The two most influential books that shaped the ideology of Nazi Germany were Hitler’s Mein Kampf and The Myth of the Twentieth Century by Alfred Rosenberg, one of the most hated men in the Nazi hierarchy. Along with his published writing, Rosenberg kept a 500-page diary, which was smuggled out of Germany along with hundreds of other documents by Robert Kempner, the former Nuremberg prosecutor, to his home in Landsdowne, Pennsylvania.
Robert K. Wittman, the founder of the FBI’s Art Crime team and a national expert on cultural property crime, and David Kinney, a Pulitzer Prize-winning reporter deliver a complicated but riveting account of the Nazi war against the Jews as seen through the prism of Rosenberg’s diary, as well as a comprehensive account of Rosenberg’s Einsatzstab, an office responsible for the confiscation of more than 650,000 pieces of art and cultural artifacts from Jews and others. The authors also provide an unflattering account of Kempner, better known as an opponent of the Nazis, but who used his knowledge of the Nazi political system toward ruthless self-promotion.
Kempner was a Jewish lawyer in Berlin in the 1920s, but his German citizenship was revoked by the Nazis in 1935. He was forced to emigrate to Italy, where he ran a school for wealthy German Jewish children, but abandoned them when Mussolini implemented Nazi-like racial laws in 1938. Eventually Kempner migrated to the United States and sought a position at the FBI, where he touted himself as an expert on the Third Reich, Subsequently, Kempner served as an assistant counsel on behalf of the United States during the International Military Tribunal prosecuting Hermann Goering and Wilhelm Frick.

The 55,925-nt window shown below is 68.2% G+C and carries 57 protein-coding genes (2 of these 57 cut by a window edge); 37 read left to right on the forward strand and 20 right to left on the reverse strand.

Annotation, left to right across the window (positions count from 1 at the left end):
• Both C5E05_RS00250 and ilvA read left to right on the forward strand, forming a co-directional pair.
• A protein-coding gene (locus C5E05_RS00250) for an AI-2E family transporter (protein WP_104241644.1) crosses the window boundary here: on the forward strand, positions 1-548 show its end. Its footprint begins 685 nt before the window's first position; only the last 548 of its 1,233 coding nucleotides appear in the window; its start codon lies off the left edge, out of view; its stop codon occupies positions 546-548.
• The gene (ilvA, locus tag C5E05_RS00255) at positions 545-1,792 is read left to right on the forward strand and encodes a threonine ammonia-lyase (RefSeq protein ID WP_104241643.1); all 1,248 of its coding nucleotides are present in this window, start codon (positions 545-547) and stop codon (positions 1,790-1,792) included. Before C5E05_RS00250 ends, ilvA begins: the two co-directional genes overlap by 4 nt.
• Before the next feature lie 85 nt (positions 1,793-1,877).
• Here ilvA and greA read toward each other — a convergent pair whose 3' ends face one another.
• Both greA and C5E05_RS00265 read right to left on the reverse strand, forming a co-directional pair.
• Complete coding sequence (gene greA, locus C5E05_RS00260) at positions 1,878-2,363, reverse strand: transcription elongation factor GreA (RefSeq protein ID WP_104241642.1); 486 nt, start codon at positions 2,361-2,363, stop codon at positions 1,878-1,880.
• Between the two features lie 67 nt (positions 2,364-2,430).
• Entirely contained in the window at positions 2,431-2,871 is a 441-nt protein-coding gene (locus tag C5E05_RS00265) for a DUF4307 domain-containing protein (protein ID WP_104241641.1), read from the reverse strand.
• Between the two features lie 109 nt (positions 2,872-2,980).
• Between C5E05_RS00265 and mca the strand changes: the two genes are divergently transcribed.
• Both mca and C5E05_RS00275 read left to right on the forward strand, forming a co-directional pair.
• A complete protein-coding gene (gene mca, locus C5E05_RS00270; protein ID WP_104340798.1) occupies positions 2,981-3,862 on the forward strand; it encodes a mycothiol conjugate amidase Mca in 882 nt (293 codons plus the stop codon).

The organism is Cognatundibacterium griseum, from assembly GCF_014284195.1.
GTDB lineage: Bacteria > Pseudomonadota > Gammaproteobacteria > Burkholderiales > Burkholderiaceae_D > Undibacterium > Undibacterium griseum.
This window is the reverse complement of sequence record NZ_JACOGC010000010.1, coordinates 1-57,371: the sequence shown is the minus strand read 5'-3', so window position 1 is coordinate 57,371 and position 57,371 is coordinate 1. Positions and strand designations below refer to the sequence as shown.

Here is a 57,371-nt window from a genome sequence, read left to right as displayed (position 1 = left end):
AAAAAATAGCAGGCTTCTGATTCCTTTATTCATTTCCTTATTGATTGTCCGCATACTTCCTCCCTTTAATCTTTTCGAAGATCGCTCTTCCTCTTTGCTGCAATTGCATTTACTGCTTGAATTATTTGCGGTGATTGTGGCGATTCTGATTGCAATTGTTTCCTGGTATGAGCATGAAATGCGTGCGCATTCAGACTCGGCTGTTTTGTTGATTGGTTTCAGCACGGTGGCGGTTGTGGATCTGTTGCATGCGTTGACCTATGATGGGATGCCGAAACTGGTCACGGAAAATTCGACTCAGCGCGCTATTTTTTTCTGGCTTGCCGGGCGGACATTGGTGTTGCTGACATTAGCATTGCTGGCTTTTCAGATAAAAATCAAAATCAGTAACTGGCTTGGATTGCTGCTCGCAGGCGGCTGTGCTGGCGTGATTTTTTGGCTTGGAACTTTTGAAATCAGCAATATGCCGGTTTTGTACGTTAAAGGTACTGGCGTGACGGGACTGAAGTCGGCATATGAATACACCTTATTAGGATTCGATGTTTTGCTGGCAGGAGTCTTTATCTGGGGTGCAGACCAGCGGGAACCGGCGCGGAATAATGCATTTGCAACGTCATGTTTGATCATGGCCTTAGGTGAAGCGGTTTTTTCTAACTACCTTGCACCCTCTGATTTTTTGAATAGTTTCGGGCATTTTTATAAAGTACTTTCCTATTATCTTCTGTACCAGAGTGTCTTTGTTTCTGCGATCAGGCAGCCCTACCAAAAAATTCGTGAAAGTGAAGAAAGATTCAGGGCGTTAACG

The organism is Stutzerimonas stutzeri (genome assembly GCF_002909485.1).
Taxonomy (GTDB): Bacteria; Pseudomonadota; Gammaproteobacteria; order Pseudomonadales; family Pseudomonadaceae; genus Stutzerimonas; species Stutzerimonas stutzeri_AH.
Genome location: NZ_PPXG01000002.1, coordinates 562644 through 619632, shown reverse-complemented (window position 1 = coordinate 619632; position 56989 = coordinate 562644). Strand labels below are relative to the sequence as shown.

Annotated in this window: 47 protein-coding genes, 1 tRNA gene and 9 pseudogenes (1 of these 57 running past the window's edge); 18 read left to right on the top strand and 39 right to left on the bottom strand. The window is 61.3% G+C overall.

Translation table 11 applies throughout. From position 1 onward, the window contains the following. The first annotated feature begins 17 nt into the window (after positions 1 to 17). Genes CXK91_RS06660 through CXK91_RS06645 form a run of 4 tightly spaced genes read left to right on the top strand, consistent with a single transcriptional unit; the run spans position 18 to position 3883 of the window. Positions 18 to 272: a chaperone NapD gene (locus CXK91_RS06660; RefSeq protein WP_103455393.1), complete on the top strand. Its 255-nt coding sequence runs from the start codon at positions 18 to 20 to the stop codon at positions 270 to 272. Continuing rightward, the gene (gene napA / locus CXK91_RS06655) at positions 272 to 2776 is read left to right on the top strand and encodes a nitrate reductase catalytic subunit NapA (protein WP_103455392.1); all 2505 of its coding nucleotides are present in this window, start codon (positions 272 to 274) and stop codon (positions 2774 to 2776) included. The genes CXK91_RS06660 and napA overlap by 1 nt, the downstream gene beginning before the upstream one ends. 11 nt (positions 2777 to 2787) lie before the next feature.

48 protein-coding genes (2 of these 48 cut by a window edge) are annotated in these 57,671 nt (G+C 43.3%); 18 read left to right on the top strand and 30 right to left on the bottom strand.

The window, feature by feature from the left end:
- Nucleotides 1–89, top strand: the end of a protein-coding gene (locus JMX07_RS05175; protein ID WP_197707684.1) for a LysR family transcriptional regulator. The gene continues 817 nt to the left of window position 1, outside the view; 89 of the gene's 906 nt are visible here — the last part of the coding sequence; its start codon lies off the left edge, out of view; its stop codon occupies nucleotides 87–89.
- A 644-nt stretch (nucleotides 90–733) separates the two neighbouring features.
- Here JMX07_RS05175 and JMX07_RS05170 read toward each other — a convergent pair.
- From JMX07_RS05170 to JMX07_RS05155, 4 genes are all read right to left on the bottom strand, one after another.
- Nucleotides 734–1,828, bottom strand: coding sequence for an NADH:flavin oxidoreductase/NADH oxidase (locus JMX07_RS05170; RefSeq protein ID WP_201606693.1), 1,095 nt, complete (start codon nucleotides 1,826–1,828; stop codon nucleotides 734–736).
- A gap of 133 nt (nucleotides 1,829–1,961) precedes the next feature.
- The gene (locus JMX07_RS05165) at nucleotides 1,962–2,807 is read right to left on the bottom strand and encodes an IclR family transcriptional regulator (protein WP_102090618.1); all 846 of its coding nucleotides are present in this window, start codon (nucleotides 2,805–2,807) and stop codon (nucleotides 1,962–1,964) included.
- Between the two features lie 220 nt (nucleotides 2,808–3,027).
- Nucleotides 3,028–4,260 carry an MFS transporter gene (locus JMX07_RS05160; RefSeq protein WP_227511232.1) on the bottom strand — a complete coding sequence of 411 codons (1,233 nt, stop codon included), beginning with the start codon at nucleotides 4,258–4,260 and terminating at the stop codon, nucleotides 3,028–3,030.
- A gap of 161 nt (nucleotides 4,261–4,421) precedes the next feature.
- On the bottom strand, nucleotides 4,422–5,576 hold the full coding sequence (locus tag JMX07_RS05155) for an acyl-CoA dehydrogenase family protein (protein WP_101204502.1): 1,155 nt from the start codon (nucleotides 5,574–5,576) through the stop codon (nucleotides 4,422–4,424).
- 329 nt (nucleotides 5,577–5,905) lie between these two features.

Among the 23 major Nazi defendants at Nuremberg was Alfred Rosenberg, charged with war crimes. He was accused of waging ideological warfare against the Jews and the churches, preparing the Nazis with psychological and political justification for its wars of aggression, and participating in war crimes and crimes against humanity as Reich minister for the Occupied Eastern Territories. At his trial, the prosecutor argued, that “it will be seen that there was not a single basic tenet of the Nazi philosophy which was not given authoritative expression by Rosenberg… .” Rosenberg was found guilty and sentenced to death.
Although the book focuses on the search for Rosenberg’s diary, it is also about Nazi murder against the Jews in Eastern Europe, Rosenberg’s tacit consent to the German plan for starving the Soviet Union, the recovery of stolen art, and the search for priceless documents — including the Rosenberg diary — in an excellent book that proves itself welcome addition to Holocaust historiography.